Science synthesis and communications
Since its inception, 2C1Forest has served as a clearinghouse for data and analyses on conservation in the Northern Appalachian-Acadian-Wabanki ecoregion. Below are key publications produced in collaboration with partners in Canada and the United States.
Rapid Assessment (2019)
Past work collated and presented by 2C1Forest has laid the foundation for what we know is at great risk of loss to development and conversion. A key document, Priority Locations for Conservation Action (2008), identified key areas warranting protection based on their ecological importance and vulnerability to development. The information developed in 2008 has been used in the last decade by non-profit organizations, government agencies, and others to make the case for conservation and protection both locally and regionally. It has also served as a springboard for the implementation of much new conservation work on the ground, including in areas necessary to maintain connectivity among large blocks of intact habitat.
We have recently completed a new analysis, a Rapid Assessment of New Conservation Science in the Northern Appalachian-Acadian Ecoregion, which has three objectives:
1) Synthesize key conservation challenges and opportunities that have emerged in the last decade in the Northern Appalachian-Acadian-Wabanaki Ecoregion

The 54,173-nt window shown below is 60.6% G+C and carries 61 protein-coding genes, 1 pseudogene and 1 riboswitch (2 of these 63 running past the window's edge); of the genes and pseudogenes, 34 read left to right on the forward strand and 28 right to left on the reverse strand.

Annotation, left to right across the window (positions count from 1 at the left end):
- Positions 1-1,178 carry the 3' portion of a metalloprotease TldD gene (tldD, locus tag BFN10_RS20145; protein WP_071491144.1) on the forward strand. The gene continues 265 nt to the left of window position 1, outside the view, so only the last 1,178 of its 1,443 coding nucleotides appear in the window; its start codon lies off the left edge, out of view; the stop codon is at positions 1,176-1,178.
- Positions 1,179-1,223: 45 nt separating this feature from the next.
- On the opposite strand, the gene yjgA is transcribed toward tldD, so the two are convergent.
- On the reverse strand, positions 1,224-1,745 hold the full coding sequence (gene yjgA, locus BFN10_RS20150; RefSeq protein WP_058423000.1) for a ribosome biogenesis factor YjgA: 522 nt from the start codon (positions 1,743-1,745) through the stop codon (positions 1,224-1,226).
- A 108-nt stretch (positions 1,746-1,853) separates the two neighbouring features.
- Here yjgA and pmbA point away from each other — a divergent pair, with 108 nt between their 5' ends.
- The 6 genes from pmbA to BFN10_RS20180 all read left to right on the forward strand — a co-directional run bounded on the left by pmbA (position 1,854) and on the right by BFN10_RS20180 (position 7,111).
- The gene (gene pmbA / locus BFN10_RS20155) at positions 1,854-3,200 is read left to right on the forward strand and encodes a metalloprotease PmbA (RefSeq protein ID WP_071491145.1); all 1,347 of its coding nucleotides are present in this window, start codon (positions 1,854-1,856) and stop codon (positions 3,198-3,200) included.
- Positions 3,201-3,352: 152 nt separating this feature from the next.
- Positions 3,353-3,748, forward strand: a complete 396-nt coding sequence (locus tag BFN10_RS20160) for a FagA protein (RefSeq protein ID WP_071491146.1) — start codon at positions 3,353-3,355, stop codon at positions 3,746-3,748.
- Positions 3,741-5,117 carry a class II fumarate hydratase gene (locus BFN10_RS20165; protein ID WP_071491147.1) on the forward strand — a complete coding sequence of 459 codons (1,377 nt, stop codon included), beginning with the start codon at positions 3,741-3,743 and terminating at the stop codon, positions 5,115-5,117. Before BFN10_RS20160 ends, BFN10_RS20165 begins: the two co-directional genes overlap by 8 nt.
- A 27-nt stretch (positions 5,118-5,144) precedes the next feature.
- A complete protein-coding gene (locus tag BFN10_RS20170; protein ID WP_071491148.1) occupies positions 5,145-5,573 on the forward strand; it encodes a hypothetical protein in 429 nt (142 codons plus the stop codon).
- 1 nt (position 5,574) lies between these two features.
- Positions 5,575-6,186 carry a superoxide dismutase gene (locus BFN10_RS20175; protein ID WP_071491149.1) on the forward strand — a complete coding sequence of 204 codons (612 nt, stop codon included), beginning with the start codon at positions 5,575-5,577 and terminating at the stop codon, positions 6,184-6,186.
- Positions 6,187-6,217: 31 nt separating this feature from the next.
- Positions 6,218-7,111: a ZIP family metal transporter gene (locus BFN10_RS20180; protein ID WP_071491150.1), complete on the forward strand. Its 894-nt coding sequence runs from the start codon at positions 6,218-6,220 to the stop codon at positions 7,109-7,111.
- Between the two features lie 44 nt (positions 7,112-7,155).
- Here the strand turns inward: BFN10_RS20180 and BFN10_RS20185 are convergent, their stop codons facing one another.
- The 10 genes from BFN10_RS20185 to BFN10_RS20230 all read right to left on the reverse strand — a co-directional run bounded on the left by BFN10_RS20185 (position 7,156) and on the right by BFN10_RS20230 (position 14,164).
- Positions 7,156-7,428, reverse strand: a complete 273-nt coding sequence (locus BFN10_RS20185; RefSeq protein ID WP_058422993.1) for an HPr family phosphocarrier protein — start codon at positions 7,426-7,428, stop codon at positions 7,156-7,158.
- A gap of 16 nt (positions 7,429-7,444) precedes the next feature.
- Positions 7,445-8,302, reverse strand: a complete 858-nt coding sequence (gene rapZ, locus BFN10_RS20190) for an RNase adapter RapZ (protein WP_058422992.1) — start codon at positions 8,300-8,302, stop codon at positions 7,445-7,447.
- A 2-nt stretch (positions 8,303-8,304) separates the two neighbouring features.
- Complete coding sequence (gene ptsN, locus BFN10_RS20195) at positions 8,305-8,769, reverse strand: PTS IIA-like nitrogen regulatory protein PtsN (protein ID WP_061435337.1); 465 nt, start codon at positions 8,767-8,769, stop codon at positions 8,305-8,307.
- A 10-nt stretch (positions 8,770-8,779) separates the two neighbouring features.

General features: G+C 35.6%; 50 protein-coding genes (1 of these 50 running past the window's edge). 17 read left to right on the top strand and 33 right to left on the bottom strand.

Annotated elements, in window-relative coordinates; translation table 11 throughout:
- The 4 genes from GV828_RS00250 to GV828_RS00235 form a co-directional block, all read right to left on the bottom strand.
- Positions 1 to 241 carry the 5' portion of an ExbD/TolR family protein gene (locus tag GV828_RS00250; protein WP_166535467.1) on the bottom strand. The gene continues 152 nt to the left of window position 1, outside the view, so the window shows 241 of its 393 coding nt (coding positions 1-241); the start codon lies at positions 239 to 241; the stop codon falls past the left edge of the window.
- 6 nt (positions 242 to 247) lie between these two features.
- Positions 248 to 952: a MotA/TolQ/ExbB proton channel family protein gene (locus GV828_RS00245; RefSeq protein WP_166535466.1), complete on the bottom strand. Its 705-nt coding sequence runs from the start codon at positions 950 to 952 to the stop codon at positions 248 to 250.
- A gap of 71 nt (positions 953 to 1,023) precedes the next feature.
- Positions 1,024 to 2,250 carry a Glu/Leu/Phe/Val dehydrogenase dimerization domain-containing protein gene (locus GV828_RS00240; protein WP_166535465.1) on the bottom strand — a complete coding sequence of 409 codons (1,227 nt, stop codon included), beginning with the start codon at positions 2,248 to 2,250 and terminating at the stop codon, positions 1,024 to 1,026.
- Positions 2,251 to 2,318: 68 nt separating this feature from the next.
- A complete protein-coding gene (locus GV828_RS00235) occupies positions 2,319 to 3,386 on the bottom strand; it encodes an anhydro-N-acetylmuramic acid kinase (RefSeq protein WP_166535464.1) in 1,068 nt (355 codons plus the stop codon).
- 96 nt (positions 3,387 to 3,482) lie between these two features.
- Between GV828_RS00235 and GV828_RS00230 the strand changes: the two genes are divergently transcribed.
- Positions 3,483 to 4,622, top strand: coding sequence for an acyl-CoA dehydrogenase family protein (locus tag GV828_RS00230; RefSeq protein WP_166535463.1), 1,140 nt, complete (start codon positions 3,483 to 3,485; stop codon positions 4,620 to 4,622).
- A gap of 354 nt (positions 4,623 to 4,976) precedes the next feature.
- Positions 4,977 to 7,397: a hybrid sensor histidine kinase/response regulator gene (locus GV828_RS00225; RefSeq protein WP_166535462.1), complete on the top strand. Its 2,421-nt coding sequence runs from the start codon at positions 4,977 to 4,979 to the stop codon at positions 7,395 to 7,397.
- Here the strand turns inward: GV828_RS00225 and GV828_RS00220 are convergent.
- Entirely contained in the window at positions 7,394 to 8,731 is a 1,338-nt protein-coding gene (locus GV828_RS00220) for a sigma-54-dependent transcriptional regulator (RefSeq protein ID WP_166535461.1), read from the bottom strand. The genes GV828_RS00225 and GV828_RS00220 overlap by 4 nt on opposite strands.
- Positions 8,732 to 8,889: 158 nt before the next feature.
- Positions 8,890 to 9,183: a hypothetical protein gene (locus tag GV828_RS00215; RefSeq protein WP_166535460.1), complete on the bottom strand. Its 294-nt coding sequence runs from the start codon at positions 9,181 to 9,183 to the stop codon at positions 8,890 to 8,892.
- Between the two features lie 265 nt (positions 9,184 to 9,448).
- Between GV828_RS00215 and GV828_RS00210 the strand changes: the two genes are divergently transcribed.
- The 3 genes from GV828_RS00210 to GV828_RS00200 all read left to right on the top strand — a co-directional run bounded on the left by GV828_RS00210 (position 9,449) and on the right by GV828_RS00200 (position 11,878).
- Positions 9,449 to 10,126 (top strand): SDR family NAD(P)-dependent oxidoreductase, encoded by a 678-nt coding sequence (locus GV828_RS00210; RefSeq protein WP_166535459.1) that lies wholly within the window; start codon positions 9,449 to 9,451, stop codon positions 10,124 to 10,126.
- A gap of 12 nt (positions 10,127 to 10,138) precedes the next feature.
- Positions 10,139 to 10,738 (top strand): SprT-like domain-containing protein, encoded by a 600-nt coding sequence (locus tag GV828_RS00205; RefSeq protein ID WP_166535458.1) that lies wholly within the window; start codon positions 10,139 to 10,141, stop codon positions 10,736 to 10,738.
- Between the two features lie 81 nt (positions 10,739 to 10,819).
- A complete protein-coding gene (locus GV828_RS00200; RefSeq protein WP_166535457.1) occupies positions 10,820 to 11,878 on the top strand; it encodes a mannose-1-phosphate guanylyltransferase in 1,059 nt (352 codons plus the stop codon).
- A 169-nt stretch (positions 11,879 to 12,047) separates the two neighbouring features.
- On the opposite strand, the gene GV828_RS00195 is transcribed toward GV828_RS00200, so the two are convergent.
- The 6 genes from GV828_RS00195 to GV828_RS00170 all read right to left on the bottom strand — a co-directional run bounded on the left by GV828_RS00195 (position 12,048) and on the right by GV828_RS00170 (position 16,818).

2) Provide an overview of what new conservation science tells us about the ecoregion.
3) Recommend conservation priorities and next steps that 2C1Forest and its partners can undertake.
An executive summary of the study is available, together with a full analysis.
Priority Locations for Conservation Action (2008)
This report describes the results of a research initiative launched by 2C1Forest to identify irreplaceable and vulnerable locations in the Northern Appalachian-Acadian-Wabanaki ecoregion for the purpose of identifying priority locations for conservation action. Our methodology is data-driven, comprehensive across the entire ecoregion, and spatially explicit at a high resolution, which allows our results to be replicated and applied at numerous spatial scales. Our approach to identifying priority locations involved three interlocking lines of analysis.